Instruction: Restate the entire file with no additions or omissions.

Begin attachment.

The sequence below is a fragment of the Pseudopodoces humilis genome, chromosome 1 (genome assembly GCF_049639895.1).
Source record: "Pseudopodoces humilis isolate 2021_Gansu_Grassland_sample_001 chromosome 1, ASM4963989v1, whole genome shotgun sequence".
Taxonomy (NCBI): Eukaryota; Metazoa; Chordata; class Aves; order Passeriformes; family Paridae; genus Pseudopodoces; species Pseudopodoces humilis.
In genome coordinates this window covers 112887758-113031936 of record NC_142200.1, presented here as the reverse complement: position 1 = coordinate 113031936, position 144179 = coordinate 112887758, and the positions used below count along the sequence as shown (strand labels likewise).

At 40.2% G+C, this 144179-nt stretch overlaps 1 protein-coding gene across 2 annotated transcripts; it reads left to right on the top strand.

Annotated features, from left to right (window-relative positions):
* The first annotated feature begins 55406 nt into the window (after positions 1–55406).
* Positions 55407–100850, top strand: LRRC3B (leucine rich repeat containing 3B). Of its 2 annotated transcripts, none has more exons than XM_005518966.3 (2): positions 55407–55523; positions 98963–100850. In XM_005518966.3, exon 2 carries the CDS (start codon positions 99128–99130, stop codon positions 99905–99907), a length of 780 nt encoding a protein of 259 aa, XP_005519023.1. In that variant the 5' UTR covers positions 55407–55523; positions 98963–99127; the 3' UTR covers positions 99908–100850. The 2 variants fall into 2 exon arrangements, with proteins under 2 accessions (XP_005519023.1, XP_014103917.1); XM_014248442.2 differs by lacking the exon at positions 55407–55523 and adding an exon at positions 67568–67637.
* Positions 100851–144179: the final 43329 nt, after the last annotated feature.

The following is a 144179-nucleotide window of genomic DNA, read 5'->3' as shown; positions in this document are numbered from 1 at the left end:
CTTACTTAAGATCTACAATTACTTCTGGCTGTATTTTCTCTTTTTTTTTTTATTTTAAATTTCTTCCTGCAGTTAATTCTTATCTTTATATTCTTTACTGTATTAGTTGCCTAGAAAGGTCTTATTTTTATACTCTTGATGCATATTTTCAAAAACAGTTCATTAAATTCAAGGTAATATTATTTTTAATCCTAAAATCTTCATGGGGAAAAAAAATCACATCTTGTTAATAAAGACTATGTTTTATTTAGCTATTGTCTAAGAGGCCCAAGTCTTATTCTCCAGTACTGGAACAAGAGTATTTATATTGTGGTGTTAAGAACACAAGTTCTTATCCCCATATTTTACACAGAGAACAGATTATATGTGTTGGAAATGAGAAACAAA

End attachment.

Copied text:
The sequence below is a fragment of the Pseudopodoces humilis genome, chromosome 1 (genome assembly GCF_049639895.1).
Source record: "Pseudopodoces humilis isolate 2021_Gansu_Grassland_sample_001 chromosome 1, ASM4963989v1, whole genome shotgun sequence".
Taxonomy (NCBI): Eukaryota; Metazoa; Chordata; class Aves; order Passeriformes; family Paridae; genus Pseudopodoces; species Pseudopodoces humilis.
In genome coordinates this window covers 112887758-113031936 of record NC_142200.1, presented here as the reverse complement: position 1 = coordinate 113031936, position 144179 = coordinate 112887758, and the positions used below count along the sequence as shown (strand labels likewise).

At 40.2% G+C, this 144179-nt stretch overlaps 1 protein-coding gene across 2 annotated transcripts; it reads left to right on the top strand.

Annotated features, from left to right (window-relative positions):
* The first annotated feature begins 55406 nt into the window (after positions 1–55406).
* Positions 55407–100850, top strand: LRRC3B (leucine rich repeat containing 3B). Of its 2 annotated transcripts, none has more exons than XM_005518966.3 (2): positions 55407–55523; positions 98963–100850. In XM_005518966.3, exon 2 carries the CDS (start codon positions 99128–99130, stop codon positions 99905–99907), a length of 780 nt encoding a protein of 259 aa, XP_005519023.1. In that variant the 5' UTR covers positions 55407–55523; positions 98963–99127; the 3' UTR covers positions 99908–100850. The 2 variants fall into 2 exon arrangements, with proteins under 2 accessions (XP_005519023.1, XP_014103917.1); XM_014248442.2 differs by lacking the exon at positions 55407–55523 and adding an exon at positions 67568–67637.
* Positions 100851–144179: the final 43329 nt, after the last annotated feature.

The following is a 144179-nucleotide window of genomic DNA, read 5'->3' as shown; positions in this document are numbered from 1 at the left end:
CTTACTTAAGATCTACAATTACTTCTGGCTGTATTTTCTCTTTTTTTTTTTATTTTAAATTTCTTCCTGCAGTTAATTCTTATCTTTATATTCTTTACTGTATTAGTTGCCTAGAAAGGTCTTATTTTTATACTCTTGATGCATATTTTCAAAAACAGTTCATTAAATTCAAGGTAATATTATTTTTAATCCTAAAATCTTCATGGGGAAAAAAAATCACATCTTGTTAATAAAGACTATGTTTTATTTAGCTATTGTCTAAGAGGCCCAAGTCTTATTCTCCAGTACTGGAACAAGAGTATTTATATTGTGGTGTTAAGAACACAAGTTCTTATCCCCATATTTTACACAGAGAACAGATTATATGTGTTGGAAATGAGAAACAAA